27 August 2014

Are tiny house trailers worth the money?

Over the last month I have been rethinking my approach regarding trailer design. The majority of the tiny house movement use second hand or custom made trailers. These are designed to be towed behind a car, ute or truck up to a weight of 3.5 tonne in NZ, see my previous post about this type of trailer here. This is all well and good if you have a vehicle that can tow 3.5 tonne, however in NZ this is limited to a handful of models. Living tiny and owning a massive gas guzzling landcruiser does not make much sense unless you are into four wheel driving and need to tow a 20 foot boat. So this leaves you with borrowing your mates V8 or using a towing company to move the house each time you want to relocate. This is fine but of course things like costs, organising other people, planning routes and ensuring the wind is low so you don't roll the house into the nearest river all come into consideration. Shaye and Tom used a towing company to move their house for $180.

We have decided we will only move the house probably every year or two depending on the situation. This got me thinking about trailer items that aren't used while the house is parked up, like brakes, running gear and lights.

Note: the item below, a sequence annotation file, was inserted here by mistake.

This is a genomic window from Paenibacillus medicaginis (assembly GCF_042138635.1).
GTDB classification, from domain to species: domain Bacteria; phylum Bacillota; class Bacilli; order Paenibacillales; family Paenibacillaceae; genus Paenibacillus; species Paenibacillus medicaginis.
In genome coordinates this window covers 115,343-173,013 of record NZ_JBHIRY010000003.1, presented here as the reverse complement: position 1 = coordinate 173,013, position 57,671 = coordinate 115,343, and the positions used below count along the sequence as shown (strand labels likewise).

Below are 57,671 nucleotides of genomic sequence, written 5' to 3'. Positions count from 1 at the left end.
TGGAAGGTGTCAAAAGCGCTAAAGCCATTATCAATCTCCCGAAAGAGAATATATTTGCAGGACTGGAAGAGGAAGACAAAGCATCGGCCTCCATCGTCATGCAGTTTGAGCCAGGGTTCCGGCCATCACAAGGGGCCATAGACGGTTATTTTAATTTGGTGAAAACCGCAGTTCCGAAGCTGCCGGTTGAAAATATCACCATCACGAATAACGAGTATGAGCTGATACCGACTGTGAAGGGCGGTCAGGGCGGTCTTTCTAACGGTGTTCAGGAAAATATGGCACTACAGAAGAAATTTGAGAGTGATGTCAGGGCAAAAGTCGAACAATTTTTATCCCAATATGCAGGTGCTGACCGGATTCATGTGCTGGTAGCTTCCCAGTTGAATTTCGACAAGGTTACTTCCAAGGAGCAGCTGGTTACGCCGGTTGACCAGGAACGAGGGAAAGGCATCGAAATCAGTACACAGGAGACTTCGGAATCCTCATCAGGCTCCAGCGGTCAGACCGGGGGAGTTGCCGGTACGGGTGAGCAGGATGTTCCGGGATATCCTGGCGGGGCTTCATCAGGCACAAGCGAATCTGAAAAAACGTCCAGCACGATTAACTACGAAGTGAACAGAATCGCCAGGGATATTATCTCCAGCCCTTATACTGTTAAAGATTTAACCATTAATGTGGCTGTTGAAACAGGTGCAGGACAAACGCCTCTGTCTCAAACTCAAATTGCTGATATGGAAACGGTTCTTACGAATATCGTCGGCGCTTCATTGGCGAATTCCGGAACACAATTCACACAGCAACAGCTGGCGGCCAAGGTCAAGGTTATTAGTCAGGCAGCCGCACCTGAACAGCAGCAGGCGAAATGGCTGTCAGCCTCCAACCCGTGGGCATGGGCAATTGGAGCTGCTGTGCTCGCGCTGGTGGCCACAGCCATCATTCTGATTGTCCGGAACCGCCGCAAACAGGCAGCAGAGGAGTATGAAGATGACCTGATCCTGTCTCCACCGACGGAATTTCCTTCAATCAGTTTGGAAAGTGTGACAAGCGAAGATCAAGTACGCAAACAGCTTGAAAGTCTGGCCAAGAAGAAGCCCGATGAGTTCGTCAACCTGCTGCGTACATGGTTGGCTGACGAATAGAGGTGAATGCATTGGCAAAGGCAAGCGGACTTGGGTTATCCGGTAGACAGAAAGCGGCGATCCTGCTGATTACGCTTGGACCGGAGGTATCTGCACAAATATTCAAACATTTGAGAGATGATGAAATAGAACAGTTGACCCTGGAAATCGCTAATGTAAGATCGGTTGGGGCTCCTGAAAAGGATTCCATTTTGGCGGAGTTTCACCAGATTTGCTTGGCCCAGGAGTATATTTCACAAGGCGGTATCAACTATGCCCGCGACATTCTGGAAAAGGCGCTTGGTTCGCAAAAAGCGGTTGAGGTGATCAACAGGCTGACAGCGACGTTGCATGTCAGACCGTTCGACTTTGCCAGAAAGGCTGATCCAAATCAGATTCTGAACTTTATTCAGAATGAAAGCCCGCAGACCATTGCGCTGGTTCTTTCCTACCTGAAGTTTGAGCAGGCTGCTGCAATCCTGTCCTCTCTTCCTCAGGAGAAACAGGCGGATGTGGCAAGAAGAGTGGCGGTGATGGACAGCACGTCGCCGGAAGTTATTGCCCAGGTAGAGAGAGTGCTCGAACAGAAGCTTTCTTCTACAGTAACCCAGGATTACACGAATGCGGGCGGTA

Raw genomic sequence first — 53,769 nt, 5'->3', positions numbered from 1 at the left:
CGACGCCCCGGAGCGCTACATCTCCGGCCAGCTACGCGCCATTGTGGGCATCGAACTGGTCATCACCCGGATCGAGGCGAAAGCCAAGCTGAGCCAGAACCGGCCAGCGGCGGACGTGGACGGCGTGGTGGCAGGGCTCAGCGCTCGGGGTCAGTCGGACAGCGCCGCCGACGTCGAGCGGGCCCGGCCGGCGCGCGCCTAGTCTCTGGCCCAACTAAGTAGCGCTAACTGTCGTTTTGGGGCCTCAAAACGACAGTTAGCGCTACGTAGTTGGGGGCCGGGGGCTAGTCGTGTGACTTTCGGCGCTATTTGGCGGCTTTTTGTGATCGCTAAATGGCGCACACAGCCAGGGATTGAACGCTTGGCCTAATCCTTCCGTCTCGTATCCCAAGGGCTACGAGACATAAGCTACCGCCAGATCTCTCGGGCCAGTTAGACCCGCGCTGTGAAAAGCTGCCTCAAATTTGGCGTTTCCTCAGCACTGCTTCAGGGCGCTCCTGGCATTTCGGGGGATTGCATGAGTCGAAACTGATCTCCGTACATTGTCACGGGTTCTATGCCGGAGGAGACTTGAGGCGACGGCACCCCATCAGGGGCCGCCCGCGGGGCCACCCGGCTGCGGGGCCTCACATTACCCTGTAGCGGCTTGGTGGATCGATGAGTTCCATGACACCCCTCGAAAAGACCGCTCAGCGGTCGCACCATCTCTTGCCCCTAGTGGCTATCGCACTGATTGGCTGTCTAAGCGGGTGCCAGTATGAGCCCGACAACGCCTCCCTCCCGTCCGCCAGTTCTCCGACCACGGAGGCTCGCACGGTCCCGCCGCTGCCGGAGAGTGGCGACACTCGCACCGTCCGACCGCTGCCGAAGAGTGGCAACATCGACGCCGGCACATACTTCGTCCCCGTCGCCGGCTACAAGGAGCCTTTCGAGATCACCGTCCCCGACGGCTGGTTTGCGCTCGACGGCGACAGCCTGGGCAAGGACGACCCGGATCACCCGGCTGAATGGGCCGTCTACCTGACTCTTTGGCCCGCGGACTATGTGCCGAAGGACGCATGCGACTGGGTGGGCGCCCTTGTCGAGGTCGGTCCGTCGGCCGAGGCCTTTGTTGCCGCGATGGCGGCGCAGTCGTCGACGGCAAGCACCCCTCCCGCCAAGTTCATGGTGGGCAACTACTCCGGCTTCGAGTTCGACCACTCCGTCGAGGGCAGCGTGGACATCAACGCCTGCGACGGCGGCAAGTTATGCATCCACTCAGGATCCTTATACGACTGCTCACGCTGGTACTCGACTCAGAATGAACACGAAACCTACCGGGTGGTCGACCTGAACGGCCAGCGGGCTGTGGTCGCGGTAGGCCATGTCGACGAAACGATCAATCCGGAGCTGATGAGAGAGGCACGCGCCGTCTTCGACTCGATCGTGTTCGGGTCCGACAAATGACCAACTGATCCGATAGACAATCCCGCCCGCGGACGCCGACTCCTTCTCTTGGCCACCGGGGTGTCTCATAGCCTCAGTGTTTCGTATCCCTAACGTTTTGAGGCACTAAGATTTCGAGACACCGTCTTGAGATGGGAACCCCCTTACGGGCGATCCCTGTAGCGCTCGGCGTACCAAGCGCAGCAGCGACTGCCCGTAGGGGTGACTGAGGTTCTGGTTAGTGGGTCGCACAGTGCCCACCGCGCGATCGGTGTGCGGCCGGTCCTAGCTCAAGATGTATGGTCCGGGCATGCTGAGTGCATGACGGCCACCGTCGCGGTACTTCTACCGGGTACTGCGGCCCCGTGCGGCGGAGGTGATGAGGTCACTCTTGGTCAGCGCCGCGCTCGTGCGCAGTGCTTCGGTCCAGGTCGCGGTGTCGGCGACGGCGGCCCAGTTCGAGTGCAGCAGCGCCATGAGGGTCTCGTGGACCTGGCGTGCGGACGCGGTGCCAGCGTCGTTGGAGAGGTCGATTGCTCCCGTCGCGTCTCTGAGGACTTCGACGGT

First up: Brakes. Brakes are only used when on the move unless they are on to hold in position. By law the trailer must have brakes which makes a lot of sense for stopping such a large load. In my case I would need the ability to to use different tow vehicles which means a remote system is required. This is a wireless unit that sits near the driver, it talks to the brakes on the trailer. One problem with electric brakes and control units is they don't like moisture and sitting for long periods which doesn't make a lot of sense when thinking about the tiny house needs. A very rough cost of bakes and remote controler is around $2000 - $3000. Living Big in a Tiny House have just posted this video regarding braking systems here.

Running gear

Most people use double and in some cases triple suspension axles with either 13 inch or 15 inch wheels. This adds a small problem designing around the wheel arches that protrude through the deck in a lot of cases.


By law lights are required to only be used while on the move. You are looking at another few hundred bucks here.

Dont get me wrong this type of design is great for ease of movement and does add some interesting and nice design cues, see my initial design here. But with a cost for a custom trailer at $6 to $10k it got me thinking about other ways to do this. In my next post I will go though other options, stay tuned.

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